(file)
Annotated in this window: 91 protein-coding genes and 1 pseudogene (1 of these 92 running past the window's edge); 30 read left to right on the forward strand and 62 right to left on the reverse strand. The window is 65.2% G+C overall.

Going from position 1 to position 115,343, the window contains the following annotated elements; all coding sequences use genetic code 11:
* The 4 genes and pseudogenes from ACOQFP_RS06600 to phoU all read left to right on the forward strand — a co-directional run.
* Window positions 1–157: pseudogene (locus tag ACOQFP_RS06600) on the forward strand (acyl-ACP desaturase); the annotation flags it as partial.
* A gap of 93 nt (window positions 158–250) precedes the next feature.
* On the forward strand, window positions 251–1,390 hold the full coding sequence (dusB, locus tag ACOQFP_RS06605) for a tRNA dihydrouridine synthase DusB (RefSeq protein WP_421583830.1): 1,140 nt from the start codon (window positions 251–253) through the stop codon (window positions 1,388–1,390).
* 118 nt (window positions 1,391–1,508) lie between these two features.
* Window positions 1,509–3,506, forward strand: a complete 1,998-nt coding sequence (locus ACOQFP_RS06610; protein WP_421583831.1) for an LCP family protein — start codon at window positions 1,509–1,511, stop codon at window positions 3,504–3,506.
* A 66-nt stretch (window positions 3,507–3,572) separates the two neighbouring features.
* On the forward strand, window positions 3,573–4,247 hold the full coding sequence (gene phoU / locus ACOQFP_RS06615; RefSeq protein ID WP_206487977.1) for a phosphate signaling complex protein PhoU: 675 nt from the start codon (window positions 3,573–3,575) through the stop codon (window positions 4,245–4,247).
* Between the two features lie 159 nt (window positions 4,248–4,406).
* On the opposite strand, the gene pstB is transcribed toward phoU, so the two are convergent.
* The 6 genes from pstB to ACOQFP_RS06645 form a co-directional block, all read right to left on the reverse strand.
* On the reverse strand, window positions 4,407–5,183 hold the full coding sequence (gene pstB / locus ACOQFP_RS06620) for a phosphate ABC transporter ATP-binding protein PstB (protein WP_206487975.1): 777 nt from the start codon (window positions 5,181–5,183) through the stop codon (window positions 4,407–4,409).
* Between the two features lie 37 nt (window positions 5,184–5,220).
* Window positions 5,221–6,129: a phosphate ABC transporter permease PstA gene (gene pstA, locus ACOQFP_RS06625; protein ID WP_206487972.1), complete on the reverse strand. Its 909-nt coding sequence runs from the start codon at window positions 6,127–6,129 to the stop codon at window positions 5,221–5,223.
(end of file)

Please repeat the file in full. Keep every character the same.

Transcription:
Annotated in this window: 91 protein-coding genes and 1 pseudogene (1 of these 92 running past the window's edge); 30 read left to right on the forward strand and 62 right to left on the reverse strand. The window is 65.2% G+C overall.

Going from position 1 to position 115,343, the window contains the following annotated elements; all coding sequences use genetic code 11:
* The 4 genes and pseudogenes from ACOQFP_RS06600 to phoU all read left to right on the forward strand — a co-directional run.
* Window positions 1–157: pseudogene (locus tag ACOQFP_RS06600) on the forward strand (acyl-ACP desaturase); the annotation flags it as partial.
* A gap of 93 nt (window positions 158–250) precedes the next feature.
* On the forward strand, window positions 251–1,390 hold the full coding sequence (dusB, locus tag ACOQFP_RS06605) for a tRNA dihydrouridine synthase DusB (RefSeq protein WP_421583830.1): 1,140 nt from the start codon (window positions 251–253) through the stop codon (window positions 1,388–1,390).
* 118 nt (window positions 1,391–1,508) lie between these two features.
* Window positions 1,509–3,506, forward strand: a complete 1,998-nt coding sequence (locus ACOQFP_RS06610; protein WP_421583831.1) for an LCP family protein — start codon at window positions 1,509–1,511, stop codon at window positions 3,504–3,506.
* A 66-nt stretch (window positions 3,507–3,572) separates the two neighbouring features.
* On the forward strand, window positions 3,573–4,247 hold the full coding sequence (gene phoU / locus ACOQFP_RS06615; RefSeq protein ID WP_206487977.1) for a phosphate signaling complex protein PhoU: 675 nt from the start codon (window positions 3,573–3,575) through the stop codon (window positions 4,245–4,247).
* Between the two features lie 159 nt (window positions 4,248–4,406).
* On the opposite strand, the gene pstB is transcribed toward phoU, so the two are convergent.
* The 6 genes from pstB to ACOQFP_RS06645 form a co-directional block, all read right to left on the reverse strand.
* On the reverse strand, window positions 4,407–5,183 hold the full coding sequence (gene pstB / locus ACOQFP_RS06620) for a phosphate ABC transporter ATP-binding protein PstB (protein WP_206487975.1): 777 nt from the start codon (window positions 5,181–5,183) through the stop codon (window positions 4,407–4,409).
* Between the two features lie 37 nt (window positions 5,184–5,220).
* Window positions 5,221–6,129: a phosphate ABC transporter permease PstA gene (gene pstA, locus ACOQFP_RS06625; protein ID WP_206487972.1), complete on the reverse strand. Its 909-nt coding sequence runs from the start codon at window positions 6,127–6,129 to the stop codon at window positions 5,221–5,223.